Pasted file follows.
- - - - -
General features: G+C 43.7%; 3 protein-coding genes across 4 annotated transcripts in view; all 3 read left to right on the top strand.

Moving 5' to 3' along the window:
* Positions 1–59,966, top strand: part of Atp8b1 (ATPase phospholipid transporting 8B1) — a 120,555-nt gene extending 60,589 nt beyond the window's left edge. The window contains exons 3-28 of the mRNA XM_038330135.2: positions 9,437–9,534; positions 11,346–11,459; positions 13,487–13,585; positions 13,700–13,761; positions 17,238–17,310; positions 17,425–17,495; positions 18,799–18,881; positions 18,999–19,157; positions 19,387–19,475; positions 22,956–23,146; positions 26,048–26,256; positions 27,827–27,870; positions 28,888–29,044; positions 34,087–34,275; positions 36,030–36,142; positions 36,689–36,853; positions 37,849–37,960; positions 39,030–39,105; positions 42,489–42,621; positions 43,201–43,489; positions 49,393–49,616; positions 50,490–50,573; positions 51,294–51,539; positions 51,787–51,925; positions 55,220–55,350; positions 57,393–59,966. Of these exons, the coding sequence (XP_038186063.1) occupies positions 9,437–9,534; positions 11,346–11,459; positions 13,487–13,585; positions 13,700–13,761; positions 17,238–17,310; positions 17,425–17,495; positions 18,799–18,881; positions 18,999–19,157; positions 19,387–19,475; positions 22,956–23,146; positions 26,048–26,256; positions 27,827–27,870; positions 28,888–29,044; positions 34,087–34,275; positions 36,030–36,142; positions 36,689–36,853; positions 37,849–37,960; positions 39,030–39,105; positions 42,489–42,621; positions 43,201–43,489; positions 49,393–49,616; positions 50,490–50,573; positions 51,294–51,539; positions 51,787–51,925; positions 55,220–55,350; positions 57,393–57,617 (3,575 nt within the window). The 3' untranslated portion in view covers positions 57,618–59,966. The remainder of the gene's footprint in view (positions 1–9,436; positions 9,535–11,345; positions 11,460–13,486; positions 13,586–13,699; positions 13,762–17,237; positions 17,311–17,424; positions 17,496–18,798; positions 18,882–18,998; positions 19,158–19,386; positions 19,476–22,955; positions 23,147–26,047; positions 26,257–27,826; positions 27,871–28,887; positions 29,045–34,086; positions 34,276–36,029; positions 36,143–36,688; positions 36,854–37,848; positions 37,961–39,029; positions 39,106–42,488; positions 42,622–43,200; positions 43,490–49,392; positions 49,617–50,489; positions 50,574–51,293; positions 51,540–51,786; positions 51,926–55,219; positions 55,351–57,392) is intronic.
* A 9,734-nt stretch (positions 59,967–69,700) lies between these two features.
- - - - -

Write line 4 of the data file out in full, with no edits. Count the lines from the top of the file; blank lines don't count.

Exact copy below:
* A 9,734-nt stretch (positions 59,967–69,700) lies between these two features.